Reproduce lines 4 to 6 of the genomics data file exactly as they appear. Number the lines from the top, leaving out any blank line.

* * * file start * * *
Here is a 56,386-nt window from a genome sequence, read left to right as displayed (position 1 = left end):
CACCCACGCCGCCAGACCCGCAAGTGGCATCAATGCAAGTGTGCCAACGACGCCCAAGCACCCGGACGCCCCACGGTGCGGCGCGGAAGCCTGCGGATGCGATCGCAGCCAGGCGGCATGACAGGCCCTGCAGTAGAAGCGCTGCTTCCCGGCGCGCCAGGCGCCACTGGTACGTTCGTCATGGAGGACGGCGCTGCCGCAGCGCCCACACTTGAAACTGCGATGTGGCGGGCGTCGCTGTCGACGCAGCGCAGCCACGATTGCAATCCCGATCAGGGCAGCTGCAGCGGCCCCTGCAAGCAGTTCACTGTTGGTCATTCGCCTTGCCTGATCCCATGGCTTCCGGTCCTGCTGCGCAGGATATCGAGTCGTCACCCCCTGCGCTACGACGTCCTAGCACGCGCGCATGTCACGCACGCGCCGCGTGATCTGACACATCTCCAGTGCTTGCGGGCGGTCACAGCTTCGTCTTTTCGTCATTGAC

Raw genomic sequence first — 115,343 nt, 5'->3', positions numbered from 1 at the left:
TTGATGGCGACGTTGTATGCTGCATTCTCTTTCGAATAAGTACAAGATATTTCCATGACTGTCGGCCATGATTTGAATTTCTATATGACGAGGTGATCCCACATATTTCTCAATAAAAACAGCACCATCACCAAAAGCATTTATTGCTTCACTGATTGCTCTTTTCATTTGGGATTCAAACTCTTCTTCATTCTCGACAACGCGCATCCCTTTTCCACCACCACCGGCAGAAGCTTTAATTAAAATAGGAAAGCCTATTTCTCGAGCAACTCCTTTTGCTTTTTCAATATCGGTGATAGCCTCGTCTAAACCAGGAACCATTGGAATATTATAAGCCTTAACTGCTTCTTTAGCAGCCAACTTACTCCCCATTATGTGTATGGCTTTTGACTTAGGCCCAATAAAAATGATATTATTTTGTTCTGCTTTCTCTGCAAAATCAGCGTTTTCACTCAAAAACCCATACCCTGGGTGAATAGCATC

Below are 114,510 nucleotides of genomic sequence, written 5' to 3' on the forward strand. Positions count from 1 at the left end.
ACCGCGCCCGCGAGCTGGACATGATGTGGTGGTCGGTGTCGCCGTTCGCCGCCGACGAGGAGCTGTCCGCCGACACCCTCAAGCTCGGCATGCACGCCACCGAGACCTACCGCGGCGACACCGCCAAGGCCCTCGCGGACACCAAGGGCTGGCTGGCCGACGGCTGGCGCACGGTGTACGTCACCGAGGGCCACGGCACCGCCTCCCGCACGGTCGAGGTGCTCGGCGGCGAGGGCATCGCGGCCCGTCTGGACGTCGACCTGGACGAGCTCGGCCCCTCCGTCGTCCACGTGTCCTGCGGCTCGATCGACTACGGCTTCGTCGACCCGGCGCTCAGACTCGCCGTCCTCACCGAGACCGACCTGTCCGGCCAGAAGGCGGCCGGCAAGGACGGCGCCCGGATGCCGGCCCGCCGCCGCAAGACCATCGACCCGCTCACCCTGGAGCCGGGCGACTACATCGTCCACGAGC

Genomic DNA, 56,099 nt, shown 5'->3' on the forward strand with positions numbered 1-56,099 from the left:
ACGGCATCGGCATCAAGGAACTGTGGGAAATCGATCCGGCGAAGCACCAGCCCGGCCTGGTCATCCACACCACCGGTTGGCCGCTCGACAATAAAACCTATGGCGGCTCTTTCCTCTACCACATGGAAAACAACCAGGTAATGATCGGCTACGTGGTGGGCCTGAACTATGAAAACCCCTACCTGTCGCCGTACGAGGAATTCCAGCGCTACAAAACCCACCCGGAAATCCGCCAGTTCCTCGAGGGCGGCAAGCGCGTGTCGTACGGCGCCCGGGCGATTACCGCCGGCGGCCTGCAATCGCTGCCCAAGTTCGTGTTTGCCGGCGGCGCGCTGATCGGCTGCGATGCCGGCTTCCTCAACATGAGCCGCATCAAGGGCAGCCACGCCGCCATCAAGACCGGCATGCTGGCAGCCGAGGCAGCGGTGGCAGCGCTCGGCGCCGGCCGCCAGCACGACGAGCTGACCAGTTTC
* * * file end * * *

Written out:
TTGATGGCGACGTTGTATGCTGCATTCTCTTTCGAATAAGTACAAGATATTTCCATGACTGTCGGCCATGATTTGAATTTCTATATGACGAGGTGATCCCACATATTTCTCAATAAAAACAGCACCATCACCAAAAGCATTTATTGCTTCACTGATTGCTCTTTTCATTTGGGATTCAAACTCTTCTTCATTCTCGACAACGCGCATCCCTTTTCCACCACCACCGGCAGAAGCTTTAATTAAAATAGGAAAGCCTATTTCTCGAGCAACTCCTTTTGCTTTTTCAATATCGGTGATAGCCTCGTCTAAACCAGGAACCATTGGAATATTATAAGCCTTAACTGCTTCTTTAGCAGCCAACTTACTCCCCATTATGTGTATGGCTTTTGACTTAGGCCCAATAAAAATGATATTATTTTGTTCTGCTTTCTCTGCAAAATCAGCGTTTTCACTCAAAAACCCATACCCTGGGTGAATAGCATC

Below are 114,510 nucleotides of genomic sequence, written 5' to 3' on the forward strand. Positions count from 1 at the left end.
ACCGCGCCCGCGAGCTGGACATGATGTGGTGGTCGGTGTCGCCGTTCGCCGCCGACGAGGAGCTGTCCGCCGACACCCTCAAGCTCGGCATGCACGCCACCGAGACCTACCGCGGCGACACCGCCAAGGCCCTCGCGGACACCAAGGGCTGGCTGGCCGACGGCTGGCGCACGGTGTACGTCACCGAGGGCCACGGCACCGCCTCCCGCACGGTCGAGGTGCTCGGCGGCGAGGGCATCGCGGCCCGTCTGGACGTCGACCTGGACGAGCTCGGCCCCTCCGTCGTCCACGTGTCCTGCGGCTCGATCGACTACGGCTTCGTCGACCCGGCGCTCAGACTCGCCGTCCTCACCGAGACCGACCTGTCCGGCCAGAAGGCGGCCGGCAAGGACGGCGCCCGGATGCCGGCCCGCCGCCGCAAGACCATCGACCCGCTCACCCTGGAGCCGGGCGACTACATCGTCCACGAGC